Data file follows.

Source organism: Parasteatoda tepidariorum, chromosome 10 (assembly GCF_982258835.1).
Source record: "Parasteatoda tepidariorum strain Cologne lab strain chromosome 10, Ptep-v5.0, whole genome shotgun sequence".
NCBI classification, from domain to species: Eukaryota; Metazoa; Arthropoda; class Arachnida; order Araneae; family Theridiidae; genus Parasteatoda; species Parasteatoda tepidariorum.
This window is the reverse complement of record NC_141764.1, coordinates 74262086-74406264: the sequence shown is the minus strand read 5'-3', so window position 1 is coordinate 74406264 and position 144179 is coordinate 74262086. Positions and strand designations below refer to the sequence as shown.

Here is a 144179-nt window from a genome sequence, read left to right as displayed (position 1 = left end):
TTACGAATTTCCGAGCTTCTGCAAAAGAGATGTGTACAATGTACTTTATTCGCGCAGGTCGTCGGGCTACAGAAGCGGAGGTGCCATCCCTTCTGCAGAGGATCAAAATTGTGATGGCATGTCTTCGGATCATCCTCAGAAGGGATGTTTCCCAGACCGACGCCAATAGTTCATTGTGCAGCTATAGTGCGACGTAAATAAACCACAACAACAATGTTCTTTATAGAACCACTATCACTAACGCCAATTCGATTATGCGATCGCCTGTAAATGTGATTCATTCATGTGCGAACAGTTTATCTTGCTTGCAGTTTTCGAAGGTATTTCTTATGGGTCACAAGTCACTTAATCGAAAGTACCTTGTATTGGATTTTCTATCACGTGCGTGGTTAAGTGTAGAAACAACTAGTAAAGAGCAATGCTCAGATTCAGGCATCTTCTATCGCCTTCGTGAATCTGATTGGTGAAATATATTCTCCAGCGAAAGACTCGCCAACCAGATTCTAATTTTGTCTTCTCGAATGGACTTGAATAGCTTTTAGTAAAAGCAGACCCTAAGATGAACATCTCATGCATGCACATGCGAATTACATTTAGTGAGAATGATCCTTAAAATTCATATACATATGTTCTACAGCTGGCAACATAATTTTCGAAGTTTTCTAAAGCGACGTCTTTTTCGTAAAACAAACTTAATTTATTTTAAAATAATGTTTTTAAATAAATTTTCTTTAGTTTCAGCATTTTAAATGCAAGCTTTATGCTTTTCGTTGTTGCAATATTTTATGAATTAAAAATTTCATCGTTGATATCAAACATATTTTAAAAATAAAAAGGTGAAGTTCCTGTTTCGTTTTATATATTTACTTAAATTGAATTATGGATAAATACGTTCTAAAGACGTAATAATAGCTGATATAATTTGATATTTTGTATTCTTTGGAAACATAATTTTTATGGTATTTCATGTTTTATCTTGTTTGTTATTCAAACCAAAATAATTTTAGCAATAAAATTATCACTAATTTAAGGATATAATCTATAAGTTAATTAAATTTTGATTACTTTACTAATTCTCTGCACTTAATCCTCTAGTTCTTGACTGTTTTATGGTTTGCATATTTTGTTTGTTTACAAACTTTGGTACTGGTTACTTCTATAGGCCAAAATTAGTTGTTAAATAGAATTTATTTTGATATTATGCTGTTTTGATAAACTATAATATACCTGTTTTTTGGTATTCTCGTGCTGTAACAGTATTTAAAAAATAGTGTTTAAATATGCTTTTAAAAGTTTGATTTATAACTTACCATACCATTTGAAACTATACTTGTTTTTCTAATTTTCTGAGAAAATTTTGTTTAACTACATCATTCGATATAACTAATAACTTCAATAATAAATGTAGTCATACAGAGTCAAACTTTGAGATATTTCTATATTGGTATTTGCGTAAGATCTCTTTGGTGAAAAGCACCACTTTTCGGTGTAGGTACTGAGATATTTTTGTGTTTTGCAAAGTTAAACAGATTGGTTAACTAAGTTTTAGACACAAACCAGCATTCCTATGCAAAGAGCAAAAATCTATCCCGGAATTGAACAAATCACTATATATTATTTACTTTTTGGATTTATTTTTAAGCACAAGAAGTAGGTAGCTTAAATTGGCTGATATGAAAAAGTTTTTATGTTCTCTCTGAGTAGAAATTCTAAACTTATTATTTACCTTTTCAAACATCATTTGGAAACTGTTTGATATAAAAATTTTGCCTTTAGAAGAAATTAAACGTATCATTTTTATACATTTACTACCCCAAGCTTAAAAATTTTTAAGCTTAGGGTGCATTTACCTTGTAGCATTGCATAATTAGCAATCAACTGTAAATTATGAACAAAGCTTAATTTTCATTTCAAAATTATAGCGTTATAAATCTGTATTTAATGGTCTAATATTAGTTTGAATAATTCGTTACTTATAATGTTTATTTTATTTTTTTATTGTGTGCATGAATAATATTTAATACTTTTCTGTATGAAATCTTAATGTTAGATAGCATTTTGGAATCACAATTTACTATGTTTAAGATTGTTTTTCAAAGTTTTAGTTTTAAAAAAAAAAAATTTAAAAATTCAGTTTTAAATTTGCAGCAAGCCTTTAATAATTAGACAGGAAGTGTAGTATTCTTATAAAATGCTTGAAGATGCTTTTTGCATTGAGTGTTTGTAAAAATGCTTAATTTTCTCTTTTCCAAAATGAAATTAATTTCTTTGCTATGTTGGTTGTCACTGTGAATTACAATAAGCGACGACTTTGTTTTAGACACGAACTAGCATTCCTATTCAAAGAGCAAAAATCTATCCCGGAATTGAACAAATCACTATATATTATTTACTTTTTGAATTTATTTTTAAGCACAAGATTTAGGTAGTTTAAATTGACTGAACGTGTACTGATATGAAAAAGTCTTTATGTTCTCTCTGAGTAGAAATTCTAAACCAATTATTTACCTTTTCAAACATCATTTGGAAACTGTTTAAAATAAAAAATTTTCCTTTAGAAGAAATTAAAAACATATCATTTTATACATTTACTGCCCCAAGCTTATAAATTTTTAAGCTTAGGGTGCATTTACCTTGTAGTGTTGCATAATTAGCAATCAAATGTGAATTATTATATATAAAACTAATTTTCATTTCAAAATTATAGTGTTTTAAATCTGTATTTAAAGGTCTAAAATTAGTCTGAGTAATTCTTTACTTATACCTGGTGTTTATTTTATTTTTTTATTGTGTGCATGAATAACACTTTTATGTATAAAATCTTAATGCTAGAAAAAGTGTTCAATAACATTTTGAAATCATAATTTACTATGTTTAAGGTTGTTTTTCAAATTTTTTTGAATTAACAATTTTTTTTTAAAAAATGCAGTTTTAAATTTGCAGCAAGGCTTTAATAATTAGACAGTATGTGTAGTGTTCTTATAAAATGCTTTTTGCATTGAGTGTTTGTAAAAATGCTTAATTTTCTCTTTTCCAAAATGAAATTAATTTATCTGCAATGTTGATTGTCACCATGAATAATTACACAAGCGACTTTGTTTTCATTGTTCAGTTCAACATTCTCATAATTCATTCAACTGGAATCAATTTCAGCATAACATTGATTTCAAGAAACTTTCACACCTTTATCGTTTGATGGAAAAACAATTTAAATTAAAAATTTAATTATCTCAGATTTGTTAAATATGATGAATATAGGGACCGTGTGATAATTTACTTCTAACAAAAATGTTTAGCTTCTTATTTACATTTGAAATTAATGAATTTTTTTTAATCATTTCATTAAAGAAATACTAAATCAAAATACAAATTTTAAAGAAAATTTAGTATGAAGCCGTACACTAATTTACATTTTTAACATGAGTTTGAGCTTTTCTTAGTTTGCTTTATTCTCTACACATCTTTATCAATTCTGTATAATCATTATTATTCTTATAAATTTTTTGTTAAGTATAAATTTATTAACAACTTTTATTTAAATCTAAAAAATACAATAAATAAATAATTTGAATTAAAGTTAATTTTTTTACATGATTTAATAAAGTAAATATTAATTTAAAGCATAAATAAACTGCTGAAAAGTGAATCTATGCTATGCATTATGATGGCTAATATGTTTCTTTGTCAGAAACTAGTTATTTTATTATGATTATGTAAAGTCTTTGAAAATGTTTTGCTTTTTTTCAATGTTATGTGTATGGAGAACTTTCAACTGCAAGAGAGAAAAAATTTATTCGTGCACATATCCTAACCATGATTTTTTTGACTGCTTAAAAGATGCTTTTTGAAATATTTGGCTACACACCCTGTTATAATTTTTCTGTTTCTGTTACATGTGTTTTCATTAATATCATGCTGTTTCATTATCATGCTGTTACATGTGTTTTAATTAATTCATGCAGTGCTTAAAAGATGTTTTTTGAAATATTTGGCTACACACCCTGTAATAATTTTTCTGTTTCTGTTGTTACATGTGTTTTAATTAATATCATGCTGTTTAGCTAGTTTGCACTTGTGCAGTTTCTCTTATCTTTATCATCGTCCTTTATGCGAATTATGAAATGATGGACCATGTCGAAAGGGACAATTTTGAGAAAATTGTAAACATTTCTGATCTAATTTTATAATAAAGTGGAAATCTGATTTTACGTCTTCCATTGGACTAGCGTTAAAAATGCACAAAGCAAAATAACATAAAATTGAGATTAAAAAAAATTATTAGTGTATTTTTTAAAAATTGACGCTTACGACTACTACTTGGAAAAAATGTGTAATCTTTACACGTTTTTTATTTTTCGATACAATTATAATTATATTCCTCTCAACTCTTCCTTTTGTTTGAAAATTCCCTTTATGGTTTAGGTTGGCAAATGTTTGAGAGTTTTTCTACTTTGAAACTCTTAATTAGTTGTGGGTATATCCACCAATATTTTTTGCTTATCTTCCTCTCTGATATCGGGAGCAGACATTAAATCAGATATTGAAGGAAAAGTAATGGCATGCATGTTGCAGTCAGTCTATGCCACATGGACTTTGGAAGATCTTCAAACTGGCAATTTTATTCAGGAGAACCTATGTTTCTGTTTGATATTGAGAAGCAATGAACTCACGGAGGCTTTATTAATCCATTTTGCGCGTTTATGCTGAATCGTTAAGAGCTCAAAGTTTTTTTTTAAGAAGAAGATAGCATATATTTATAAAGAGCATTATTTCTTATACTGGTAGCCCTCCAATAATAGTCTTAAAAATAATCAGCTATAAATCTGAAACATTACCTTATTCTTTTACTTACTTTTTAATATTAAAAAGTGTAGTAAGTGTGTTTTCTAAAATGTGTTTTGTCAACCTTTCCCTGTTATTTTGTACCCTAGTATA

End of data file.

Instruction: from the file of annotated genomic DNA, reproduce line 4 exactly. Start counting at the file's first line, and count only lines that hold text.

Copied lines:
This window is the reverse complement of record NC_141764.1, coordinates 74262086-74406264: the sequence shown is the minus strand read 5'-3', so window position 1 is coordinate 74406264 and position 144179 is coordinate 74262086. Positions and strand designations below refer to the sequence as shown.